Original post date: December 23, 2014
Article by: Matt Kelly
In a recent statement, President Obama suggested Congress lift the 54 year long trade embargo on Cuba and announced concrete steps he and the communist nation’s president Raul Castro would take to normalize relations. The controversial statement elicited mixed responses from legislators, news media, and the public. But economic analysis suggests normalization could be a step forward for both countries. More often than not, trade sanctions harm both parties involved, and ultimately fail to topple unfriendly regimes. Opening up trade relations with the Caribbean island could be in the United States’ best interest, especially Florida’s.
The embargo, which has existed in one form or another since October 1960, prohibits trade between Cuba and the United States. Occasional revisions to the law have altered the list of prohibited products. Since 1999 foreign subsidiaries of U.S. companies have also been barred from trading with Cuba. It is extremely difficult for Cuban immigrants to visit family members, since paying airfare taxes to Cuban airports violates the Cuban Assets Control Regulations. Under these regulations, U.S. citizens must obtain a license from the U.S. Treasury Department’s Office of Foreign Assets Control to make any transactions in Cuba, otherwise risking prosecution and fines. The Obama administration relaxed some of these policies in 2009, easing the travel ban and removing limits on remittances to family members in Cuba.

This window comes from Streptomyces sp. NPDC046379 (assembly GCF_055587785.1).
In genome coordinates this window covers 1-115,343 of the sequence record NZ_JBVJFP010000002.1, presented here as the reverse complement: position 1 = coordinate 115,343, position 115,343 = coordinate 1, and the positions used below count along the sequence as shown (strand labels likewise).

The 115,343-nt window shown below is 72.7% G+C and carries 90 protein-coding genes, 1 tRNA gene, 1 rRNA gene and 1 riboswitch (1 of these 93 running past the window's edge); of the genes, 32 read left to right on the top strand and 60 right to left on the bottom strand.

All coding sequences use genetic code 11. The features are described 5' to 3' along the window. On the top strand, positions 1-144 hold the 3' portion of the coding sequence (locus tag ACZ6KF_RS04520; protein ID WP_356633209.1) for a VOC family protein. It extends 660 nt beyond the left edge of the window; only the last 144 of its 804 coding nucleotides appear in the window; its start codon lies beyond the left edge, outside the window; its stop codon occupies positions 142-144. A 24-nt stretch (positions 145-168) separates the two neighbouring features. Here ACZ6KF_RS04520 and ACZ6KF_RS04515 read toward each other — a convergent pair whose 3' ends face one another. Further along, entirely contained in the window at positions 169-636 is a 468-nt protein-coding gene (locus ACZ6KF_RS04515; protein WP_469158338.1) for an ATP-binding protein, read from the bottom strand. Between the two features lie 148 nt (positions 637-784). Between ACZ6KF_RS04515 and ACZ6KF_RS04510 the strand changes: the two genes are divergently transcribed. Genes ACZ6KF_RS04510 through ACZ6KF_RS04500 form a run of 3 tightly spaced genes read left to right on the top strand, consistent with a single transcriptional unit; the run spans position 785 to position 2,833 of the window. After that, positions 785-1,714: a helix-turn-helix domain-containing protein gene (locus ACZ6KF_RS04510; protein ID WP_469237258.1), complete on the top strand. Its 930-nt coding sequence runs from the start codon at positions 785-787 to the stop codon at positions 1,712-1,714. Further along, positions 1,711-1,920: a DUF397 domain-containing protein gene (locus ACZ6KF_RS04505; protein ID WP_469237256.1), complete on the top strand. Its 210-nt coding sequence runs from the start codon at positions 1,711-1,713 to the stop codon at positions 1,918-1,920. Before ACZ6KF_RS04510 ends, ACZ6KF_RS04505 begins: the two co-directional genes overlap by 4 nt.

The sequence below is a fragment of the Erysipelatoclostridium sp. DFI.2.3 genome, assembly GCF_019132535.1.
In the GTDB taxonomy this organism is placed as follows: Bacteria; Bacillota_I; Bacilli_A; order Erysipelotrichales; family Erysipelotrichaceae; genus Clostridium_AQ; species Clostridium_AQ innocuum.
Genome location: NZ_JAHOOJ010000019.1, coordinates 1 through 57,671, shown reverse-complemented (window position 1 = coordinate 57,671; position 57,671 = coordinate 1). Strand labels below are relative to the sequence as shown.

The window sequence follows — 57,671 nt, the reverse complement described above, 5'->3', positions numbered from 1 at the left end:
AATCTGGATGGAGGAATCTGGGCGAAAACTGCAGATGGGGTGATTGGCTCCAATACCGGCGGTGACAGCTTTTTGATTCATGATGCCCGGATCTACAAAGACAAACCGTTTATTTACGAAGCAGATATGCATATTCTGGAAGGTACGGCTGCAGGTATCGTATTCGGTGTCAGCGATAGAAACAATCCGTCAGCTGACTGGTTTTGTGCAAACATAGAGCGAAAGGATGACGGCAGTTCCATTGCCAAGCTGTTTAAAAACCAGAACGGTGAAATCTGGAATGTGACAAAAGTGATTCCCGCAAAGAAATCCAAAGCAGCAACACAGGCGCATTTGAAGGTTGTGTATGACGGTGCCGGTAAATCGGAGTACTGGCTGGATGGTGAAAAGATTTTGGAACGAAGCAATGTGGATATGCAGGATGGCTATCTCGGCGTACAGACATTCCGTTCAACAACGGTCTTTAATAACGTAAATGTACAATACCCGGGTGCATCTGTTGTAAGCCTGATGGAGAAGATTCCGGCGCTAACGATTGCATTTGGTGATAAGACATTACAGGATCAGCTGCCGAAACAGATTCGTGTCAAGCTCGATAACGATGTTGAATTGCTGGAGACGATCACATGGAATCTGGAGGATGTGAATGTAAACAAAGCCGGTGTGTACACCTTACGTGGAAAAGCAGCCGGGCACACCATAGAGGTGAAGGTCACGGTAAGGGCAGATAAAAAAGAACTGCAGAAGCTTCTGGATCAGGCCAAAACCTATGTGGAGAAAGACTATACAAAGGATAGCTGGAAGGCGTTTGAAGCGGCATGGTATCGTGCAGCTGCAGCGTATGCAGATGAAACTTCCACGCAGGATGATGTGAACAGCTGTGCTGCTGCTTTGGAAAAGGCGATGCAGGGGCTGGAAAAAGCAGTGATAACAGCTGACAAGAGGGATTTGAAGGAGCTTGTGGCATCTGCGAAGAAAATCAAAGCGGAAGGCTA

The U.S. Chamber of Commerce estimates the cost of the embargo at $1.2 billion in foregone business annually to the U.S., while Cuba loses only $685 million annually. These figures suggest the U.S. has much to gain from ending the embargo, Florida perhaps most of all. Before its revolution, Cuba was Tampa’s biggest trading partner, and Florida’s other ports could receive a boost if trade were to resume.
Moreover, compared to the overall inefficiency of its socialist economy, the embargo poses only a minor handicap. Cuba’s government has kept its people in abject poverty, depriving them of necessities and consumer products alike. Troubling too is Cubans’ lack of political freedom. The country’s internet is among the most tightly controlled in the world.
However, el bloqueo (as Cuba’s government calls the embargo) does not address Cuba’s political and economic oppression. In fact, a letter from the Cuban Civil Society, a humanitarian activist group that opposes the Castro regime, states that “the isolation of the people of Cuba benefits the most inflexible interests of its government, while any opening serves to inform and empower the Cuban people and helps to further strengthen our civil society.” Soft power could be much more effective if U.S. tourists and products could travel freely to Cuba.
We have yet to see if Raul Castro’s government will fully cooperate, though the recent release of USAID worker Alan Gross, who has had been in prison on the island since December 2009, is encouraging. Regardless, if the U.S. wishes to share the free-market ideals that have made it a success, it might consider practicing free trade in its own backyard.